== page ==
A common scenario I frequently see, and had to work through myself, is that sometimes success is too easy. A dealer grows a small operation to a medium sized one, or medium sized one to large. The dealer is usually active every day in the operation, and as it grows, the dealer is cognizant of the most important areas of the business. Their own skills can compensate for and hide key personnel inefficiencies so the store is very profitable and seems like a well-oiled machine.
With the first store, the dealer often operates at a transactional level rather than a managerial level. Their daily duties involve being part of many of the car deals plus the other profit centers rather than on developing a plan to lead a management team and helping management develop a team of employees.
Suddenly, with store number two (or three) the dealer can no longer be as involved. Either through rationalization or just over assessing existing personnel, the dealer feels similar successes can be duplicated easily. However, he or she must now rely on talented managers. Here is where lack of talent suddenly becomes apparent, and the machine no longer feels well-oiled. In reality, the end result is the dealer winds up working 16 to 18 hour days, six and seven days a week and is often frustrated the machine has outgrown personnel. Furthermore, it seems few employees, other than family, have the eye for executing the details.
Profits for store number one slide, and store number two never reaches expectations. I have even seen situations where dealers buy or build store number three after rationalizing what they need is a COO, justifying the expense because they have three stores. In the end the dealer finally admits that what they are really looking for is life to be like what he/she thought it was when they had just a single profitable store. (This is usually where my phone rings.)
Unfortunately, there’s no silver bullet. The dealer is looking for a quick fix to save their sanity (and capital). Generally they are looking to hire someone to get it running “right” again. The problem is it was never really running “right.” The company has no mission statement in place. It has few, if any, defined roles and fewer job descriptions. Tracking and accountability is a necessity, and the dealer knows that but can’t seem to find a way to accomplish it unless he or she personally does it. In essence, at one time they could do it all, but now, without basic business elements, it seems impossible. Most of the dealer’s time is in damage control rather than proactive planning.
The answer? First, realize the talents that first helped the dealer achieve success may now be the dealership’s demise as growth occurs. The ability to react quickly, multi-task and have your hands in everything doesn’t automatically foster leadership and delegation qualities. Dealer groups require corporate direction and should involve similar business methods and controls. A group requires regimens and discipline, which are often easier preached than done. Fast paced entrepreneurs often resist it, seeing root canals as more appealing. With the best intentions, they swear to change and might commit to the process for a week or two. Then, the pain of the structure becomes unbearable, and they revert to old habits.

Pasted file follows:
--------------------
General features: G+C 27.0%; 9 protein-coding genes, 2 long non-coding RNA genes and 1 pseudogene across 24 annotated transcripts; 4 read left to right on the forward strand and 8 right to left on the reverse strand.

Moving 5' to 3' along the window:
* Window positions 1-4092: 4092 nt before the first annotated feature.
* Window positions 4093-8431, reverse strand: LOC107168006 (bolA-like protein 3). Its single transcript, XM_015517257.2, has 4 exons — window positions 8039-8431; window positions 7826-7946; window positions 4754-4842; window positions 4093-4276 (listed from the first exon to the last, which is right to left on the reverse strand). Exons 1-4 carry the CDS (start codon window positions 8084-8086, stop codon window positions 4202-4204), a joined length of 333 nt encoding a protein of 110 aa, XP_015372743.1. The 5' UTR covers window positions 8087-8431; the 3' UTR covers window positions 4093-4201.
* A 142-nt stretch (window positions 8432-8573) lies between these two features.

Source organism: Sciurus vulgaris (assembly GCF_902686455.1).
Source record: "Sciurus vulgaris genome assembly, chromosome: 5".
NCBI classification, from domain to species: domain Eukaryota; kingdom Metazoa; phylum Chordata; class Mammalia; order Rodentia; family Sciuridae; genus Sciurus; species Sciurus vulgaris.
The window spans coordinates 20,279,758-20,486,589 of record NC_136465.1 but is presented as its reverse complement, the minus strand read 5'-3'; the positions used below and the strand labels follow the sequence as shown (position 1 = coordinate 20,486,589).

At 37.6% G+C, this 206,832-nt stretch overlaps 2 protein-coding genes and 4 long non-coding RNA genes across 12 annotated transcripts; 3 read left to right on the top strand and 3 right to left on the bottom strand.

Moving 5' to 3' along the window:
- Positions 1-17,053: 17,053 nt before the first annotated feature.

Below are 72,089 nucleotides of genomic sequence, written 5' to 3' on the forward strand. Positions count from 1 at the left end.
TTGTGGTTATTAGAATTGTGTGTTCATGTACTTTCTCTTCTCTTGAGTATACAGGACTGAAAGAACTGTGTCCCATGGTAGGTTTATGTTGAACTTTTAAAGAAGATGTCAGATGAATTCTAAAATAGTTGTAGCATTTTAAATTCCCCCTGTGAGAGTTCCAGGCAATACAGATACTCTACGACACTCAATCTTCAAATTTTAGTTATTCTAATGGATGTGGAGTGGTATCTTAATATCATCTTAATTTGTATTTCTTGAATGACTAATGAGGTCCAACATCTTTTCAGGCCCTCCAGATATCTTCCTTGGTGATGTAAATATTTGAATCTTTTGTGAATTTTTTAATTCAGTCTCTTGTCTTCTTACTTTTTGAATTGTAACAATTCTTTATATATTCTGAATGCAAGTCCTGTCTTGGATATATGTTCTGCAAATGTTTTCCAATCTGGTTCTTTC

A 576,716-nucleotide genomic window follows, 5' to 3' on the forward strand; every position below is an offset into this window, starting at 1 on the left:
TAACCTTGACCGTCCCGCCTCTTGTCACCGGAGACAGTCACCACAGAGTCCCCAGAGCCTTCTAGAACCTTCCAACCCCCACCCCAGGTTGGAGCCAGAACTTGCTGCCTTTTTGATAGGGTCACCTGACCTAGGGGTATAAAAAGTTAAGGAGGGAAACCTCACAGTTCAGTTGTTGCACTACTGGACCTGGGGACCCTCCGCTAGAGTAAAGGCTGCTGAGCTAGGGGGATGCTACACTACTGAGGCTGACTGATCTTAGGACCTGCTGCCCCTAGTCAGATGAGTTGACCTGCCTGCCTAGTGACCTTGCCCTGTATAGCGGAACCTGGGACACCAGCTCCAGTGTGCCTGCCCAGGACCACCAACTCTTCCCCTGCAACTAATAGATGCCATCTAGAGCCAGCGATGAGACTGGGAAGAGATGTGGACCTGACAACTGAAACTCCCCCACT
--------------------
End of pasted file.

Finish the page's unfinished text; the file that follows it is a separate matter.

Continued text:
Once you have grown to this point, your only answers are to find a way to structure the organization with philosophies and consistencies to conduct business or shrink it, and neither option may be particularly palatable. If you have always worked with a flexible agenda, the committing to a regimen can seem very restrictive. Every dealership, however, needs definition and structure so employees can consistently execute the game plan. It also allows you to better train and develop key personnel; the people that you must be able to rely on to reach full potential. Remember, the dealer serves as a role model. Dealers are seen as successful, and employees tend to emulate their actions…even a bigger problem if dealers lack organization and discipline.
Shrinking an organization can be painful to both egos and the bank account. Although not desirable, sometimes it is the only way to shore up talent that is stretched far too thin. The key is to resist temptation and control growth until you have the culture of the company well defined and human resources trained and in place.
In short, well-oiled business machines do not run themselves. They’re defined with clear direction and well trained people who are held accountable to job descriptions by ownership or executive management, and their culture includes regular regimens to ensure consistent execution. No one said operating a dealership was easy. It just looks easy when someone else is doing it. Just ask Roger Penske.
Until then, keep oiling!
Vol 3, Issue 9